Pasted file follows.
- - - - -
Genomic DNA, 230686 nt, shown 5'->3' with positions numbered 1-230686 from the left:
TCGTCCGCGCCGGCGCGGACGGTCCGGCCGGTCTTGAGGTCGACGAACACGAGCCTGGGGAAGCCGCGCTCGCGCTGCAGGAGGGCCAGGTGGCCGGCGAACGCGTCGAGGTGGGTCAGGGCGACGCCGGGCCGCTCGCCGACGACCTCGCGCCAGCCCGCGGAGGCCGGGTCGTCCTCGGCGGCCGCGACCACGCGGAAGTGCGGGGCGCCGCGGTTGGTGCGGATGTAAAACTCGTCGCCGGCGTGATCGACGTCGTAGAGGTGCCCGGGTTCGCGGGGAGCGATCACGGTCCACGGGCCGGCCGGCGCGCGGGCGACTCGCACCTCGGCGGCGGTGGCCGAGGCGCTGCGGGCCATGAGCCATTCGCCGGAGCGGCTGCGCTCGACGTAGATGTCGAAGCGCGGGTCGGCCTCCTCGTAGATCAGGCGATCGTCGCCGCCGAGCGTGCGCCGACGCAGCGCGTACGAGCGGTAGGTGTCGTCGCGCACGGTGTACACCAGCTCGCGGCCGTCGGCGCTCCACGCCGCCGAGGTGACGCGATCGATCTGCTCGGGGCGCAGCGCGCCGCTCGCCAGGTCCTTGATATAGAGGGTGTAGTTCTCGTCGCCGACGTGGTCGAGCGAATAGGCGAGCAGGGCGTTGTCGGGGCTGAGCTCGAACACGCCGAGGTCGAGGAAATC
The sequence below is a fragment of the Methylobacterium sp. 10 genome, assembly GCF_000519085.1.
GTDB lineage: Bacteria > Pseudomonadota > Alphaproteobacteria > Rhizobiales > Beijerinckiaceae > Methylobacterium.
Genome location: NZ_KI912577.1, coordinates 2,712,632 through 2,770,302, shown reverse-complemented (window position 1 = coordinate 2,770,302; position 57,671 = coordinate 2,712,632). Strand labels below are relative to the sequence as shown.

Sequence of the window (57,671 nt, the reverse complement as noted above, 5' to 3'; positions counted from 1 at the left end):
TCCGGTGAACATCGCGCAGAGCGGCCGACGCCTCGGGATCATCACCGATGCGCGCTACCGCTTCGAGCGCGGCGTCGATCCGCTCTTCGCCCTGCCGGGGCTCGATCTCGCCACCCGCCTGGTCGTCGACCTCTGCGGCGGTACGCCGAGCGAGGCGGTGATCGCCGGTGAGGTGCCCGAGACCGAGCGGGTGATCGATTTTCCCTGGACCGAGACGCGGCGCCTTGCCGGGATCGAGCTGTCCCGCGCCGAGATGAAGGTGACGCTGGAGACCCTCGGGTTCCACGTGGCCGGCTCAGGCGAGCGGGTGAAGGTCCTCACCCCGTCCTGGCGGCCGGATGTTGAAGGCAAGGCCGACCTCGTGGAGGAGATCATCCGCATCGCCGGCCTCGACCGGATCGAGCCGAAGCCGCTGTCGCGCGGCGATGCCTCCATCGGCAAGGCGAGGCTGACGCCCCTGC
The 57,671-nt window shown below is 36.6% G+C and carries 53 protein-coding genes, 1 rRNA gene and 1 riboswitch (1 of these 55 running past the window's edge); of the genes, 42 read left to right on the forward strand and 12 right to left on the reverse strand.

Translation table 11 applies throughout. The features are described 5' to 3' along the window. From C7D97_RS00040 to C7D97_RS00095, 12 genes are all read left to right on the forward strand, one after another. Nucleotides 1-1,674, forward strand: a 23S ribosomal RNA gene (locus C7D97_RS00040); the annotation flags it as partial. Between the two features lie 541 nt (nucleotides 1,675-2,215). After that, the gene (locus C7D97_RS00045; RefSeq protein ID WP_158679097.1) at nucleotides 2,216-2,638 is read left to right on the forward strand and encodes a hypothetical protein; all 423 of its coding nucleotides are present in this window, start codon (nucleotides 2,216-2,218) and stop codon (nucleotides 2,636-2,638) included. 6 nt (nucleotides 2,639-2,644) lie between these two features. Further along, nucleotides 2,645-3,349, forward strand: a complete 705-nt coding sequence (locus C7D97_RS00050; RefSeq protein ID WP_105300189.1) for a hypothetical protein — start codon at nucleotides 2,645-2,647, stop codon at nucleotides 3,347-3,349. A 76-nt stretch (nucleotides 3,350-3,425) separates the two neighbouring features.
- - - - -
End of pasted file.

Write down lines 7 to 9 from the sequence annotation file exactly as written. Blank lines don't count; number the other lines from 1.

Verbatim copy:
TCCGGTGAACATCGCGCAGAGCGGCCGACGCCTCGGGATCATCACCGATGCGCGCTACCGCTTCGAGCGCGGCGTCGATCCGCTCTTCGCCCTGCCGGGGCTCGATCTCGCCACCCGCCTGGTCGTCGACCTCTGCGGCGGTACGCCGAGCGAGGCGGTGATCGCCGGTGAGGTGCCCGAGACCGAGCGGGTGATCGATTTTCCCTGGACCGAGACGCGGCGCCTTGCCGGGATCGAGCTGTCCCGCGCCGAGATGAAGGTGACGCTGGAGACCCTCGGGTTCCACGTGGCCGGCTCAGGCGAGCGGGTGAAGGTCCTCACCCCGTCCTGGCGGCCGGATGTTGAAGGCAAGGCCGACCTCGTGGAGGAGATCATCCGCATCGCCGGCCTCGACCGGATCGAGCCGAAGCCGCTGTCGCGCGGCGATGCCTCCATCGGCAAGGCGAGGCTGACGCCCCTGC
The 57,671-nt window shown below is 36.6% G+C and carries 53 protein-coding genes, 1 rRNA gene and 1 riboswitch (1 of these 55 running past the window's edge); of the genes, 42 read left to right on the forward strand and 12 right to left on the reverse strand.

Translation table 11 applies throughout. The features are described 5' to 3' along the window. From C7D97_RS00040 to C7D97_RS00095, 12 genes are all read left to right on the forward strand, one after another. Nucleotides 1-1,674, forward strand: a 23S ribosomal RNA gene (locus C7D97_RS00040); the annotation flags it as partial. Between the two features lie 541 nt (nucleotides 1,675-2,215). After that, the gene (locus C7D97_RS00045; RefSeq protein ID WP_158679097.1) at nucleotides 2,216-2,638 is read left to right on the forward strand and encodes a hypothetical protein; all 423 of its coding nucleotides are present in this window, start codon (nucleotides 2,216-2,218) and stop codon (nucleotides 2,636-2,638) included. 6 nt (nucleotides 2,639-2,644) lie between these two features. Further along, nucleotides 2,645-3,349, forward strand: a complete 705-nt coding sequence (locus C7D97_RS00050; RefSeq protein ID WP_105300189.1) for a hypothetical protein — start codon at nucleotides 2,645-2,647, stop codon at nucleotides 3,347-3,349. A 76-nt stretch (nucleotides 3,350-3,425) separates the two neighbouring features.